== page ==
From 2006 to 2009, 80% of CEO turnover was due to dismissal, according to a report on CEOs at S&P 500 companies during 2009-10 released by The Conference Board, a business research organization. CEO retirement rates generally fell between 2000 and 2010, although they recently rebounded, the report found.
When CEOs leave, the chance their posts will be filled by current employees is shrinking. For the past two decades, companies have turned increasingly to outsiders when replacing CEOs, and outsiders accounted for 25% of CEO appointments in 2009 and 2010.
Other findings about outgoing CEOs:
- Age and performance matter. Poor-performing companies and those with older CEOs are more likely to have CEO turnover.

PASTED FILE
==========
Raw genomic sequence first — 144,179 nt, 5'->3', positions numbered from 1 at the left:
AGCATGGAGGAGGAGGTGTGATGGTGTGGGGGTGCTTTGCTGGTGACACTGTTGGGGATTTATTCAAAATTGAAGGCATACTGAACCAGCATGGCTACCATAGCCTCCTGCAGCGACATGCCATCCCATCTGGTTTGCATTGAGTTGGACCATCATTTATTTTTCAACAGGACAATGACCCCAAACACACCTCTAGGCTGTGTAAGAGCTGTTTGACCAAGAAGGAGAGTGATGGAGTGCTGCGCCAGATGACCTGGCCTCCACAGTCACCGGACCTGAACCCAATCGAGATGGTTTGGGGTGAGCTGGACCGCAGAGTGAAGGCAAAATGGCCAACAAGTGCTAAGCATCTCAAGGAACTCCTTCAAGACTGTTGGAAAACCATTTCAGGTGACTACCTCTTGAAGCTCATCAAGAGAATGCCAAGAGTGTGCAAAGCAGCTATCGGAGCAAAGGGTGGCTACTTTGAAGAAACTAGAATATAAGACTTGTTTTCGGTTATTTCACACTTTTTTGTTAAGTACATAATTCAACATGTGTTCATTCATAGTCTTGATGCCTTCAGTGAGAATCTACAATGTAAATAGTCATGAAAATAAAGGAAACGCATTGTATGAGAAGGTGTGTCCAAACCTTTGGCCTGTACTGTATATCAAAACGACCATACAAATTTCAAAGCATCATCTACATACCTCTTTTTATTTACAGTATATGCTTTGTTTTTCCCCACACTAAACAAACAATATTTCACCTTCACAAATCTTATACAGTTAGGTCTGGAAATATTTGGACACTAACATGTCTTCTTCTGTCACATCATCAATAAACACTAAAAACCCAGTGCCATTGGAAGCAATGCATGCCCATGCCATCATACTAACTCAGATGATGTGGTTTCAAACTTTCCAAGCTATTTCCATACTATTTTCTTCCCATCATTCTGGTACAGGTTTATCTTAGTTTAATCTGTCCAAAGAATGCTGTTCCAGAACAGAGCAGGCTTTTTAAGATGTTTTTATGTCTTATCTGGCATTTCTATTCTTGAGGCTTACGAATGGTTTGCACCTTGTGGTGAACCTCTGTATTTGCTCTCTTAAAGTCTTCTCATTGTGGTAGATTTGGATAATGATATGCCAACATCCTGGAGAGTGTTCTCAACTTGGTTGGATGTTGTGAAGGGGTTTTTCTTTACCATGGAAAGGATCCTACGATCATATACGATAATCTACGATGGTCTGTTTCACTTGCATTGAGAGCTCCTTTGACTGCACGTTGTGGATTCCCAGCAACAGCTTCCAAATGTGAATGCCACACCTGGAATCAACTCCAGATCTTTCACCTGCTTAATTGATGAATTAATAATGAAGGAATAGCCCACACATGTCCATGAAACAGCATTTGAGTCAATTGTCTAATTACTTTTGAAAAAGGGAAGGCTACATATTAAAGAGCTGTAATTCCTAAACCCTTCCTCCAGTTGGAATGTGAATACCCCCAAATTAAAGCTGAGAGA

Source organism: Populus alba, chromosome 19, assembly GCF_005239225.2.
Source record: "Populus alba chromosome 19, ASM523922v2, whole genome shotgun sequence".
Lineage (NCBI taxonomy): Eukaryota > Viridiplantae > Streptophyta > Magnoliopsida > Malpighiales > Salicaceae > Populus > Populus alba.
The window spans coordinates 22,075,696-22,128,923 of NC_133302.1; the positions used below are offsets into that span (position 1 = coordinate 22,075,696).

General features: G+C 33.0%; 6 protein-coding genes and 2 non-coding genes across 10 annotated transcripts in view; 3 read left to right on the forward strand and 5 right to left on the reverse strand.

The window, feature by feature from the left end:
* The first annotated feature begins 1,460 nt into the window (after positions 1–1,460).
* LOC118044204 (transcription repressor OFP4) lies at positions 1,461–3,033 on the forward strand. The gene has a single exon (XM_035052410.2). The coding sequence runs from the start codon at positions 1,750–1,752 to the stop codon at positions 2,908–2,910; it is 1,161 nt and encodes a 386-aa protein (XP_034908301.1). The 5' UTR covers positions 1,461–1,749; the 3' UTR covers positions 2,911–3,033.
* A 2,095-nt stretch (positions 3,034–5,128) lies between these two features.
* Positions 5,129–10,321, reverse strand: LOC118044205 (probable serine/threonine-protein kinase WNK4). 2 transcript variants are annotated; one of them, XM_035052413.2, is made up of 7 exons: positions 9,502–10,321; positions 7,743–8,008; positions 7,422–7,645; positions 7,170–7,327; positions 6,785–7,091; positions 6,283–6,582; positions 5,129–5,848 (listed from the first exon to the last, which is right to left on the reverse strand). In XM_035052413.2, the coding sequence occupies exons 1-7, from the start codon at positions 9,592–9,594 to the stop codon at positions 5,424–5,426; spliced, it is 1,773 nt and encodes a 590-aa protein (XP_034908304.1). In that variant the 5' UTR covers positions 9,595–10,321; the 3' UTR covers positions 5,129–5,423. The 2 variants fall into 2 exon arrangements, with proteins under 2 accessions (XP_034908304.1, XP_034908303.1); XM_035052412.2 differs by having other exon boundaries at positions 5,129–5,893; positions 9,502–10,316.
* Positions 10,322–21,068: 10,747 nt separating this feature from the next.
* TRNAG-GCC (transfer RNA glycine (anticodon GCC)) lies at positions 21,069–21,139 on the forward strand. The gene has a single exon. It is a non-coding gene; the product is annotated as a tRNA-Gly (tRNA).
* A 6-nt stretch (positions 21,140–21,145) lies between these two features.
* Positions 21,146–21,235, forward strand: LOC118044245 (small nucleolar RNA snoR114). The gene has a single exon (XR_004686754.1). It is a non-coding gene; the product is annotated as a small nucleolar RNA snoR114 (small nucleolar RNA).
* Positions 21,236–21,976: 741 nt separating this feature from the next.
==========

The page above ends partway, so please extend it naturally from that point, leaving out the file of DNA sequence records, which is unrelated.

- Tenures are getting shorter. Between 2000 and 2010, average CEO tenure decreased from about 10 years to about eight years.
- Turnover is holding steady. About one-tenth of the companies studied changed CEOs in 2010, in line with the 2000-2009 average.
When replacing CEOs, companies may value similar traits. Nearly all emphasized the new CEO’s qualifications, and more than half mentioned his or her leadership abilities. Incoming CEOs were an average of 51 years old, according to the report.
Read more about the report here.